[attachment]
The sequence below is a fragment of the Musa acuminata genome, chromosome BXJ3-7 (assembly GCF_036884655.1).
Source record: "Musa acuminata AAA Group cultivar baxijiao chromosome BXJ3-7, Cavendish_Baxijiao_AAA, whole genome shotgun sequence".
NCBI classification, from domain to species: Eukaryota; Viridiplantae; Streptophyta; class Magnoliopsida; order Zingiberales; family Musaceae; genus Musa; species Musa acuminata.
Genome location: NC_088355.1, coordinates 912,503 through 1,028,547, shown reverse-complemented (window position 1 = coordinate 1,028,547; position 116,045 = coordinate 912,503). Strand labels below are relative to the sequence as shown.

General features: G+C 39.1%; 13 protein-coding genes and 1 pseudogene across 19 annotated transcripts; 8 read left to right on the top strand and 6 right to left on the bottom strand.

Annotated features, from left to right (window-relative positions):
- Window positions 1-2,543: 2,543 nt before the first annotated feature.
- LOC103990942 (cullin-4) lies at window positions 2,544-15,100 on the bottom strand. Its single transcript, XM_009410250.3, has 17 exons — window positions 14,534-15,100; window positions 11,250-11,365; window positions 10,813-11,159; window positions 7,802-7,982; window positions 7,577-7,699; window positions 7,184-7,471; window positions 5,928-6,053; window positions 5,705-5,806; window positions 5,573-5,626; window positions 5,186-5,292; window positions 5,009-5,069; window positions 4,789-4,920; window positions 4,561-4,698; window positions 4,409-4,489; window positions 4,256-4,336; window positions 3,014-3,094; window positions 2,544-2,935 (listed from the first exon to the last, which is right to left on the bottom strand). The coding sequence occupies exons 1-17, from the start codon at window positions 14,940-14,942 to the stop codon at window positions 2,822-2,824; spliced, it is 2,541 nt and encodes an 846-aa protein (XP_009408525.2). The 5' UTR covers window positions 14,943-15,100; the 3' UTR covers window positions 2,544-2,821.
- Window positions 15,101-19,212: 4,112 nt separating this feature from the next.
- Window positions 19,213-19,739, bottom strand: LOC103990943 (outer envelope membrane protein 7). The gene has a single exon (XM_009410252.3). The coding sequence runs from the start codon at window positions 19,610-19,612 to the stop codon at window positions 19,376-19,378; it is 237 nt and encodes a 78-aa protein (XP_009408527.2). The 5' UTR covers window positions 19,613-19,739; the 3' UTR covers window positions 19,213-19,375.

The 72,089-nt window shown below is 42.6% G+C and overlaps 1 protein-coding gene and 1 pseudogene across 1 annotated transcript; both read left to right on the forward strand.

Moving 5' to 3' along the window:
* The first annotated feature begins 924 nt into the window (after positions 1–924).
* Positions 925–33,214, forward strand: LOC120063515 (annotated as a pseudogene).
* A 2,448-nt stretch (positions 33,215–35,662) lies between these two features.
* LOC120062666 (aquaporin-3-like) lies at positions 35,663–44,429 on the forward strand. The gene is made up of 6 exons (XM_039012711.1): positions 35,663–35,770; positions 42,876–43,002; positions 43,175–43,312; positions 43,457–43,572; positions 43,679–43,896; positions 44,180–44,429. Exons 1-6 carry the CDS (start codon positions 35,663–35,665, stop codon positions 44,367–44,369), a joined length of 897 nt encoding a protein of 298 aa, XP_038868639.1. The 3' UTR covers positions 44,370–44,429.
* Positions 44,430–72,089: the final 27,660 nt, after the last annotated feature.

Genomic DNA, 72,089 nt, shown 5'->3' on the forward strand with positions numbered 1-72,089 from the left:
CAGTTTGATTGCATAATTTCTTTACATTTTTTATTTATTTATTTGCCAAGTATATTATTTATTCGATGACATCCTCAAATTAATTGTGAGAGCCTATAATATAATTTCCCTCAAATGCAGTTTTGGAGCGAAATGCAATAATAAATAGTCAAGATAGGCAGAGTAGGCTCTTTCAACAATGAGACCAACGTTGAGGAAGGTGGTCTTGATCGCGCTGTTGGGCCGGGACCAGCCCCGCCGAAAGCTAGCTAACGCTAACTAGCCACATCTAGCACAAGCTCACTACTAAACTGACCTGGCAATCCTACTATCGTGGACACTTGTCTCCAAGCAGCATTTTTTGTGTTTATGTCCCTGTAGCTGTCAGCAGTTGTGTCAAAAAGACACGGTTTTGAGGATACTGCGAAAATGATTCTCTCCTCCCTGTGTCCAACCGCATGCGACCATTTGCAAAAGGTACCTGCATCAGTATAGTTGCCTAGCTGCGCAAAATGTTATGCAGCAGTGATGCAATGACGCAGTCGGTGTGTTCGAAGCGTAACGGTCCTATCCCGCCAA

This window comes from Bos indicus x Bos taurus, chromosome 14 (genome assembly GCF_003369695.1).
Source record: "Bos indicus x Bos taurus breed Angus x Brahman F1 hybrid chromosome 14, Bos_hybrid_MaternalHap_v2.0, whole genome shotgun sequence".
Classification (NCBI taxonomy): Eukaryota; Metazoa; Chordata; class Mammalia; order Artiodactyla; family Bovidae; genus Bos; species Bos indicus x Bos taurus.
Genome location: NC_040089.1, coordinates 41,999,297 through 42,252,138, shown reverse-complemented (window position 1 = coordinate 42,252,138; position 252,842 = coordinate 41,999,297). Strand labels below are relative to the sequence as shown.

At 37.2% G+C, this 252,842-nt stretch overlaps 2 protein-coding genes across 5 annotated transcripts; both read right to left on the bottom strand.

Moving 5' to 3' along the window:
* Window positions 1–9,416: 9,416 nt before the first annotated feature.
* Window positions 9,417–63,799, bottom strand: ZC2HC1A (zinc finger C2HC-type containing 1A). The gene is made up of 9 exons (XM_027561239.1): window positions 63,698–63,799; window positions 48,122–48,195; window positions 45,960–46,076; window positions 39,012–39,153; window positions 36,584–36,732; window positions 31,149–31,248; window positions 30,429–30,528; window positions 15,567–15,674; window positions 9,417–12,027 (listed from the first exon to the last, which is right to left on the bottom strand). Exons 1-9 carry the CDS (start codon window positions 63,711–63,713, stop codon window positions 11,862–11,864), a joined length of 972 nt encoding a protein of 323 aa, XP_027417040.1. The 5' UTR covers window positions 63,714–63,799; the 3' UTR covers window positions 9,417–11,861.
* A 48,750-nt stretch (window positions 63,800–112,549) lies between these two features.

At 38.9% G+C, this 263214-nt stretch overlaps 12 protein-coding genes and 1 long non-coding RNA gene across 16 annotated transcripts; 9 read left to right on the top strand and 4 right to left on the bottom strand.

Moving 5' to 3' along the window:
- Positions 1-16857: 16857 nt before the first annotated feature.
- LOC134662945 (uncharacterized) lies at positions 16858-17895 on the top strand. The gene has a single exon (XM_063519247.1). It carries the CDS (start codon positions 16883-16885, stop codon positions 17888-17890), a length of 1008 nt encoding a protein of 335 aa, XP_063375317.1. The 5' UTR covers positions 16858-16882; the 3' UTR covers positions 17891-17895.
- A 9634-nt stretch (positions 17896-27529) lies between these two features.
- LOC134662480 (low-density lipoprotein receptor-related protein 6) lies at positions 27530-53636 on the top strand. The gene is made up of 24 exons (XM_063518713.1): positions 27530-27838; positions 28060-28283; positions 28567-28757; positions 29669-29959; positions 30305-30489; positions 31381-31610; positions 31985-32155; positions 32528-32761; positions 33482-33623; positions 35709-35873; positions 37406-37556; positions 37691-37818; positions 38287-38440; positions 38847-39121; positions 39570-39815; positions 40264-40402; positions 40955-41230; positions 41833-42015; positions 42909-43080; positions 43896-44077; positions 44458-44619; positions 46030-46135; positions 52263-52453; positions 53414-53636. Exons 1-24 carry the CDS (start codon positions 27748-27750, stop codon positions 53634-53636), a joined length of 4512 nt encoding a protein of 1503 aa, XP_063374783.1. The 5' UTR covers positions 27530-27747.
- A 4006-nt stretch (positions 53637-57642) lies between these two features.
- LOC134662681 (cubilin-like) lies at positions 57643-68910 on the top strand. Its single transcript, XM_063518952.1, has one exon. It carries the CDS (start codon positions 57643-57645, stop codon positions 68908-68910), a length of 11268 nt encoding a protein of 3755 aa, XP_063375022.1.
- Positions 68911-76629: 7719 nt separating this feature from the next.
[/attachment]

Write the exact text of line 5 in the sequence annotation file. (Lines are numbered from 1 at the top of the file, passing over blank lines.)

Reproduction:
General features: G+C 39.1%; 13 protein-coding genes and 1 pseudogene across 19 annotated transcripts; 8 read left to right on the top strand and 6 right to left on the bottom strand.